Parque Nacional Jaragua
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Parque Nacional Jaragua (8 a.m.–5 p.m., US$1.50 entrance) is named after a Taíno chief and is the largest park in the nation. In it is a combination of terrestrial, coastal, and marine environments including two continental islands, Isla Beata and Alto Vela. Its 1,400-square-kilometer expanse includes scrub in a subtropical dry and a thorny forest. The high temperatures and low precipitation associated with that type of environment make the area dominated by different types of cactus. But in addition, you’ll see cedar, mahogany, oak, and even grapes.
Parque Nacional Jaragua protects flocks of flamingos who spend much of the year on the 27-kilometer surface area shore of Laguna de Oviedo, with hyper-saline waters, where you can also find egrets and black-crowned tanagers, all of which are a part of the 130-some species of birds found in the park. Birds are better viewed earlier in the day. This is a very sunny and hot area. Bring bug spray, sunscreen, and a hat. The ricord iguana and rhinoceros iguana, which are endemic to Hispaniola, also call this park home.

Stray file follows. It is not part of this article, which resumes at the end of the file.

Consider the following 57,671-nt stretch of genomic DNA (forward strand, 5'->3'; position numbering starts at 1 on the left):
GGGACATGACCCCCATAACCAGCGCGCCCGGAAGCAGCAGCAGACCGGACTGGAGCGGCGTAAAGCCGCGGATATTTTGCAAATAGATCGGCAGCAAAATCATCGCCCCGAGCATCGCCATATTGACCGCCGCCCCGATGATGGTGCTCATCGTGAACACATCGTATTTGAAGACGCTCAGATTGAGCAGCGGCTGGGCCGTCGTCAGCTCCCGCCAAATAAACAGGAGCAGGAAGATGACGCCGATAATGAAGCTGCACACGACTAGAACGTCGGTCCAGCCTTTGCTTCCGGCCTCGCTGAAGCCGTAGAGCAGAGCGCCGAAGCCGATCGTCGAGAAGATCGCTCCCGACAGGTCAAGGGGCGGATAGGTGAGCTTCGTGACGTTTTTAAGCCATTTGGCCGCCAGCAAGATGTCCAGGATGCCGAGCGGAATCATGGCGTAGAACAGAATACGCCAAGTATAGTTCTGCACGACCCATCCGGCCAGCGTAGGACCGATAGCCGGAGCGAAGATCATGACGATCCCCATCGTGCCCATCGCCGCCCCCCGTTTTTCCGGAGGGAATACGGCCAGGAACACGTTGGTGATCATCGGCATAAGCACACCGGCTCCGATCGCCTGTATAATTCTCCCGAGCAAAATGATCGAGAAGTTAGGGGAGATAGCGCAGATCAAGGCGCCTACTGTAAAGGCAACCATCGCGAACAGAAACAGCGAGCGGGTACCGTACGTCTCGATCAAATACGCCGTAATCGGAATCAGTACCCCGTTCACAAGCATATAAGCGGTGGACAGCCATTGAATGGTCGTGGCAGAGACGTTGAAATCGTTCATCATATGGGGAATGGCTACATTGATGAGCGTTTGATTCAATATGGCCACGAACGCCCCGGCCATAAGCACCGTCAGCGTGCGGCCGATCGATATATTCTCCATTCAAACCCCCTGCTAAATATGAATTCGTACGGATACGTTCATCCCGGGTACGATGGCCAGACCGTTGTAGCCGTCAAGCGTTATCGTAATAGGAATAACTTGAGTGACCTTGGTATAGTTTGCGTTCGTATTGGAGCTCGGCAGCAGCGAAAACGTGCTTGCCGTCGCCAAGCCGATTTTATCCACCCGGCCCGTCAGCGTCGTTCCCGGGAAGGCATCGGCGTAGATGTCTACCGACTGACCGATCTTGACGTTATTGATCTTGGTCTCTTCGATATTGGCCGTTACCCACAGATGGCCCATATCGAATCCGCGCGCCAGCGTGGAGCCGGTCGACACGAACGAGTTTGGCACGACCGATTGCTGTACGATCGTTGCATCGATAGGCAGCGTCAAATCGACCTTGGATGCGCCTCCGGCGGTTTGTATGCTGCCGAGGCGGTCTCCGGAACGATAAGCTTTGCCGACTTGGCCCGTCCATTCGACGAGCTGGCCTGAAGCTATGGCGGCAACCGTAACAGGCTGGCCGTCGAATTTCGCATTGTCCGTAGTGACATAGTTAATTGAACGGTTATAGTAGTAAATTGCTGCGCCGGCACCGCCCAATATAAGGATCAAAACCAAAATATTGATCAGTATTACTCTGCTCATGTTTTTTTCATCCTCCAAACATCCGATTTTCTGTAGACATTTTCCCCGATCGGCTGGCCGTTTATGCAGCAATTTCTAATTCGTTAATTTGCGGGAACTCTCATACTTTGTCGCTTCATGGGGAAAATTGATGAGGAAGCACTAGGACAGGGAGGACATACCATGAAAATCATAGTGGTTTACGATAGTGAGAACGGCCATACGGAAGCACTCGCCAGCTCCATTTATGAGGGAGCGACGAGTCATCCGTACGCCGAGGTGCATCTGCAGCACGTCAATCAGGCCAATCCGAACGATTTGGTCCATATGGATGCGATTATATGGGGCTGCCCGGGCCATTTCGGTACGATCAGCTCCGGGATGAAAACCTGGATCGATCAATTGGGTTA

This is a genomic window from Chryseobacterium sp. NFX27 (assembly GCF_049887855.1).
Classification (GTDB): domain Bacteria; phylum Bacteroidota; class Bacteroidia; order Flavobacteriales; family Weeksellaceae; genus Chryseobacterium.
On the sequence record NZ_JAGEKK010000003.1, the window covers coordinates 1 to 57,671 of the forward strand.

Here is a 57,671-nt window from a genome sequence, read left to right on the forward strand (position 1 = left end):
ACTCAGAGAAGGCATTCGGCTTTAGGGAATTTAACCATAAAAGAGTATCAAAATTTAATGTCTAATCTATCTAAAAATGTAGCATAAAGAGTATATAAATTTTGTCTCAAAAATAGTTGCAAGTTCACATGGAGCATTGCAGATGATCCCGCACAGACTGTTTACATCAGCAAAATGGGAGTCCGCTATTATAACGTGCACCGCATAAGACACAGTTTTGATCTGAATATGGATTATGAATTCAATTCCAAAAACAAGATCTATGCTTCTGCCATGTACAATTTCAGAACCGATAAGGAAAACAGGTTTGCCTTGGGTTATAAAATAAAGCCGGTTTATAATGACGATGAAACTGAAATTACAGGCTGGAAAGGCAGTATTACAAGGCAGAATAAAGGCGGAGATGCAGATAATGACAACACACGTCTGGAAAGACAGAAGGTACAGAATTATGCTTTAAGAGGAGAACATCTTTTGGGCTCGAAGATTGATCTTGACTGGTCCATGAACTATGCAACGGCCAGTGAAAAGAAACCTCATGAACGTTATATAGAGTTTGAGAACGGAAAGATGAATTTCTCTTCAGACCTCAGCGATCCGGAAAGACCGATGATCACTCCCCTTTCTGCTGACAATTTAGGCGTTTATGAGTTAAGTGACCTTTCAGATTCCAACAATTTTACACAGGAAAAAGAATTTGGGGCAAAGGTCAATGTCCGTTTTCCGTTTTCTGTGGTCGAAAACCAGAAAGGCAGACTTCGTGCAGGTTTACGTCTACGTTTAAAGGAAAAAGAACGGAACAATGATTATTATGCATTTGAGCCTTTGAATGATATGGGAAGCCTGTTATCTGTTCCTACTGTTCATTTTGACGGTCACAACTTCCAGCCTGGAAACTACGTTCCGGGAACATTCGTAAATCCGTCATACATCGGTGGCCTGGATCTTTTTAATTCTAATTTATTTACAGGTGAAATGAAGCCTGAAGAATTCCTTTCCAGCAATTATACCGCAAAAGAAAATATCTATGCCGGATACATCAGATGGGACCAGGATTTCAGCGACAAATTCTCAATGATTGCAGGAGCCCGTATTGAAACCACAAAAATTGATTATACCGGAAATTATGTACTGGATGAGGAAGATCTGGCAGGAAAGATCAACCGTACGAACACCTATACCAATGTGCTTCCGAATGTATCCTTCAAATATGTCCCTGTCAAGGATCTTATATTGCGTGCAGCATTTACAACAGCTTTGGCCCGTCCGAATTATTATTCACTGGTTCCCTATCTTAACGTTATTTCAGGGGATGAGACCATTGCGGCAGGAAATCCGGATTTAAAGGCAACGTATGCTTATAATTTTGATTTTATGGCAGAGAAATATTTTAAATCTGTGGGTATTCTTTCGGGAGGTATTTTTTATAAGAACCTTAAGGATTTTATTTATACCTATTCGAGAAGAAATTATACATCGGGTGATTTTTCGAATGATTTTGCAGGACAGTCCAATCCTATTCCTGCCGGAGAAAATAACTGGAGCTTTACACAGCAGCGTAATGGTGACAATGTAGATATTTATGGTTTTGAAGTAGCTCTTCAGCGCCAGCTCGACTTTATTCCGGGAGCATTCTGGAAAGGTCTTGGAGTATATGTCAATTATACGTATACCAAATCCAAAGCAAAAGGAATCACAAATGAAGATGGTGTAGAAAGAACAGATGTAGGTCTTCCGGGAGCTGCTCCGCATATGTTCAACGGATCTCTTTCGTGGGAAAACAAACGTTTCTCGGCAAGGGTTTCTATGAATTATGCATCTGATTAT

For a tour of Parque Nacional Jaragua, ask for a guide at the entrance, which is in a well-marked turnoff from Highway 44 just north of the town of Oviedo. The guide will take you by boat for a 2–3 hour ride through the lagoon at Oviedo, showing you the flamingos, three islands, and a cave containing Taíno artwork. Although the cost of the tour was quoted at US$60, this price fluctuates and is easily bargained down.
EcoTour Barahona (tel. 809/243-1101, www.ecotour-repdom.com, US$70) arranges excursions to Laguna Oviedo, picking you up at your hotel. You’ll have lunch on Iguana Island. This excursion requires quite a bit of walking so wear good shoes.
Getting to Parque Nacional Jaragua
Parque Nacional Jaragua makes for a good day trip when you use Barahona as your base. Guaguas will drop you off at the entrance. It is best to drive, though, so as not to risk missing the last guagua at 4 p.m. You don’t want to miss it since there are no hotels nearby.
If you are driving the Carretera Oviedo–Pedernales highway, be on the lookout at kilometer 16 for three Ecological Wells. These small fresh-water lakes are crystal clear and are a good remedy for the scorching heat of the area. Two are embedded into the rocks and are accessible for tourists to swim in, although there is no tourist infrastructure at these pools, just an all-natural dipping opportunity.
© Ana Chavier Caamaño from Moon Dominican Republic, 4th edition